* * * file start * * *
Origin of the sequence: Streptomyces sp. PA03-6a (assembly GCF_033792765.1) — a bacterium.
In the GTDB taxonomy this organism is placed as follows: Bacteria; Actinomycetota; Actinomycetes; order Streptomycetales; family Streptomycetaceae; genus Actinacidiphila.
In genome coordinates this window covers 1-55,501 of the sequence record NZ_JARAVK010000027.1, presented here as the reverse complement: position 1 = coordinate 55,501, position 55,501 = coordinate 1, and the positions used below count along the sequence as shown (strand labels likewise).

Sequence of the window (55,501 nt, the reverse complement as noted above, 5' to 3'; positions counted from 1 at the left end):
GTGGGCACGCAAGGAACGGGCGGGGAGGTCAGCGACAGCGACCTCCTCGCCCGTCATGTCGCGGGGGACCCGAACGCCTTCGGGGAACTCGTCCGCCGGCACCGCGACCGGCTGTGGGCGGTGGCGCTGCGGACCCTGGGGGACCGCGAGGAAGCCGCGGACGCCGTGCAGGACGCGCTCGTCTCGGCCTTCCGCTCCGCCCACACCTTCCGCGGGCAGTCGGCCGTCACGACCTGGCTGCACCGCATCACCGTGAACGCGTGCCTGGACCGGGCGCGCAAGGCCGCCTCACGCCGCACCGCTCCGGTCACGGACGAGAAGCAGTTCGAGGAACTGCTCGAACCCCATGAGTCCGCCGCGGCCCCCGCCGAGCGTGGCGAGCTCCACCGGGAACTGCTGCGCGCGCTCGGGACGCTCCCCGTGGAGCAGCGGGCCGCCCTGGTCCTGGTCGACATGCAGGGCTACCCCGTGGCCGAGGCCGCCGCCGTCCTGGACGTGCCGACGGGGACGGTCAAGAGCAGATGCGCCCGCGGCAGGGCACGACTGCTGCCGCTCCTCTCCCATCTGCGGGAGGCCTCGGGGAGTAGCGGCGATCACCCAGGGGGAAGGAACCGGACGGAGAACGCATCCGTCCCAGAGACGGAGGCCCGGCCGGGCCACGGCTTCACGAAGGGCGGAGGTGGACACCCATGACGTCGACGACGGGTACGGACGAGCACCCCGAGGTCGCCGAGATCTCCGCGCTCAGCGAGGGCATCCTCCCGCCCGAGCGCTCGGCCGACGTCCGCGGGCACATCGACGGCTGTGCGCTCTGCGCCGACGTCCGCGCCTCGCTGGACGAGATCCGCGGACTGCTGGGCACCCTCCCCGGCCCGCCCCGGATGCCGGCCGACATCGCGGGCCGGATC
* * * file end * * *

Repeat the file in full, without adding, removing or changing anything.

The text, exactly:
Origin of the sequence: Streptomyces sp. PA03-6a (assembly GCF_033792765.1) — a bacterium.
In the GTDB taxonomy this organism is placed as follows: Bacteria; Actinomycetota; Actinomycetes; order Streptomycetales; family Streptomycetaceae; genus Actinacidiphila.
In genome coordinates this window covers 1-55,501 of the sequence record NZ_JARAVK010000027.1, presented here as the reverse complement: position 1 = coordinate 55,501, position 55,501 = coordinate 1, and the positions used below count along the sequence as shown (strand labels likewise).

Sequence of the window (55,501 nt, the reverse complement as noted above, 5' to 3'; positions counted from 1 at the left end):
GTGGGCACGCAAGGAACGGGCGGGGAGGTCAGCGACAGCGACCTCCTCGCCCGTCATGTCGCGGGGGACCCGAACGCCTTCGGGGAACTCGTCCGCCGGCACCGCGACCGGCTGTGGGCGGTGGCGCTGCGGACCCTGGGGGACCGCGAGGAAGCCGCGGACGCCGTGCAGGACGCGCTCGTCTCGGCCTTCCGCTCCGCCCACACCTTCCGCGGGCAGTCGGCCGTCACGACCTGGCTGCACCGCATCACCGTGAACGCGTGCCTGGACCGGGCGCGCAAGGCCGCCTCACGCCGCACCGCTCCGGTCACGGACGAGAAGCAGTTCGAGGAACTGCTCGAACCCCATGAGTCCGCCGCGGCCCCCGCCGAGCGTGGCGAGCTCCACCGGGAACTGCTGCGCGCGCTCGGGACGCTCCCCGTGGAGCAGCGGGCCGCCCTGGTCCTGGTCGACATGCAGGGCTACCCCGTGGCCGAGGCCGCCGCCGTCCTGGACGTGCCGACGGGGACGGTCAAGAGCAGATGCGCCCGCGGCAGGGCACGACTGCTGCCGCTCCTCTCCCATCTGCGGGAGGCCTCGGGGAGTAGCGGCGATCACCCAGGGGGAAGGAACCGGACGGAGAACGCATCCGTCCCAGAGACGGAGGCCCGGCCGGGCCACGGCTTCACGAAGGGCGGAGGTGGACACCCATGACGTCGACGACGGGTACGGACGAGCACCCCGAGGTCGCCGAGATCTCCGCGCTCAGCGAGGGCATCCTCCCGCCCGAGCGCTCGGCCGACGTCCGCGGGCACATCGACGGCTGTGCGCTCTGCGCCGACGTCCGCGCCTCGCTGGACGAGATCCGCGGACTGCTGGGCACCCTCCCCGGCCCGCCCCGGATGCCGGCCGACATCGCGGGCCGGATC